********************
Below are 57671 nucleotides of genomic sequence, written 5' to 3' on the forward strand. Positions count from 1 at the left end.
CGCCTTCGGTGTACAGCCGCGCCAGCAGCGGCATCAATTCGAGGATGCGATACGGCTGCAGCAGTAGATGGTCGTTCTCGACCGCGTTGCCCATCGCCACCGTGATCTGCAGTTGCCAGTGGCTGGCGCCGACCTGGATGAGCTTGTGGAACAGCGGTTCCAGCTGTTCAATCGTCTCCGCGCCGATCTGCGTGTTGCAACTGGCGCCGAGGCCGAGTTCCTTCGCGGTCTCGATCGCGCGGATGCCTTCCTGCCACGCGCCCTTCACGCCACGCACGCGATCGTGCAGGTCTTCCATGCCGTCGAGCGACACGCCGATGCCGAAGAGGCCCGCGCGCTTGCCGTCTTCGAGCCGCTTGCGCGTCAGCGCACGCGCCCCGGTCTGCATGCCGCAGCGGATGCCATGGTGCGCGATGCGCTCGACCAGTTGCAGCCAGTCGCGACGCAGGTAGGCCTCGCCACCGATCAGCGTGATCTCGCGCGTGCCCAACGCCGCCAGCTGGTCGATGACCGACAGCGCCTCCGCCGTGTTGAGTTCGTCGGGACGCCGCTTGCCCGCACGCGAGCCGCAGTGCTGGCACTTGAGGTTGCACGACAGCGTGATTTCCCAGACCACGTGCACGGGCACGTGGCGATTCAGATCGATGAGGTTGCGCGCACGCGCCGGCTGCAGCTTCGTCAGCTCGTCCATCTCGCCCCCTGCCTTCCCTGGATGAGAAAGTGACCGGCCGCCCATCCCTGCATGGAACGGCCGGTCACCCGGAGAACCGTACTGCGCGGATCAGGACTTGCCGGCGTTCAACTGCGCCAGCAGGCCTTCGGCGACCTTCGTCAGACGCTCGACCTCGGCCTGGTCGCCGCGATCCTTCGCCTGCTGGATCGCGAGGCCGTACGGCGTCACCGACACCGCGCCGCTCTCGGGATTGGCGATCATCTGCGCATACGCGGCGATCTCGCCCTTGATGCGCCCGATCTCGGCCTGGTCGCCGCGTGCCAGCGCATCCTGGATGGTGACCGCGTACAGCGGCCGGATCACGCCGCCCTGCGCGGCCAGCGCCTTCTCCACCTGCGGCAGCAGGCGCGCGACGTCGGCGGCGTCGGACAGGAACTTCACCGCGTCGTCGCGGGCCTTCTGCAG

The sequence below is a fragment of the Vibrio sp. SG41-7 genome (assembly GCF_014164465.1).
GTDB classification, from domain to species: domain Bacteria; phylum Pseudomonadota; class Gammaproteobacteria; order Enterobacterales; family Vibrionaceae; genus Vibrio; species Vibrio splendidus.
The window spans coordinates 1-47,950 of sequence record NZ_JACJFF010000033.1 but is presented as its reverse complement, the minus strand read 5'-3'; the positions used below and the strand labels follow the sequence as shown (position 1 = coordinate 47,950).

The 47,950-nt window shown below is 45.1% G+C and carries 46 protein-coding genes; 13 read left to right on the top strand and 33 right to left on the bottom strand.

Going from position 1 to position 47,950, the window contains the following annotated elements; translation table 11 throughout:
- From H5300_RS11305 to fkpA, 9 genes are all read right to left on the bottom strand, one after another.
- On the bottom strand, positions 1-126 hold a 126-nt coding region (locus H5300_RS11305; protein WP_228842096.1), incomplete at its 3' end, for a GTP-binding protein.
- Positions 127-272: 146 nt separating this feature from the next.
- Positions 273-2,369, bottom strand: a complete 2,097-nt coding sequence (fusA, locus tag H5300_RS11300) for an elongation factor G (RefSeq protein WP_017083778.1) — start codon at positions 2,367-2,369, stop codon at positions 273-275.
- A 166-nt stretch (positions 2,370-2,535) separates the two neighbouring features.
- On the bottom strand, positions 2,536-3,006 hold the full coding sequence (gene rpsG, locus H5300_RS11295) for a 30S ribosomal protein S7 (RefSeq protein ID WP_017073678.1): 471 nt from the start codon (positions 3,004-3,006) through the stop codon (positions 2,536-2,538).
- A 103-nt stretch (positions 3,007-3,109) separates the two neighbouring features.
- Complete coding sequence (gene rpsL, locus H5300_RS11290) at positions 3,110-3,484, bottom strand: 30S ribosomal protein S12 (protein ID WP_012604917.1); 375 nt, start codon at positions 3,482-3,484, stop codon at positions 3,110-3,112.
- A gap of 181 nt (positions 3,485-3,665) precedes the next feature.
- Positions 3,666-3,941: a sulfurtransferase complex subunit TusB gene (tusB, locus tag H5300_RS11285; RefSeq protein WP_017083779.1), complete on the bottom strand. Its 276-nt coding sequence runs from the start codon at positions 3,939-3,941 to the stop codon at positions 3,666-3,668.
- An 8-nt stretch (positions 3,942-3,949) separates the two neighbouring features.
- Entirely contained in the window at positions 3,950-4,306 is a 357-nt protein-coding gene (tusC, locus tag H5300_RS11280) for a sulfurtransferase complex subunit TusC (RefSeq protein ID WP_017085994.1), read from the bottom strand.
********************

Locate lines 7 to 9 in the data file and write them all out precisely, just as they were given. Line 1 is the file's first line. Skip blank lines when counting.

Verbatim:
Going from position 1 to position 47,950, the window contains the following annotated elements; translation table 11 throughout:
- From H5300_RS11305 to fkpA, 9 genes are all read right to left on the bottom strand, one after another.
- On the bottom strand, positions 1-126 hold a 126-nt coding region (locus H5300_RS11305; protein WP_228842096.1), incomplete at its 3' end, for a GTP-binding protein.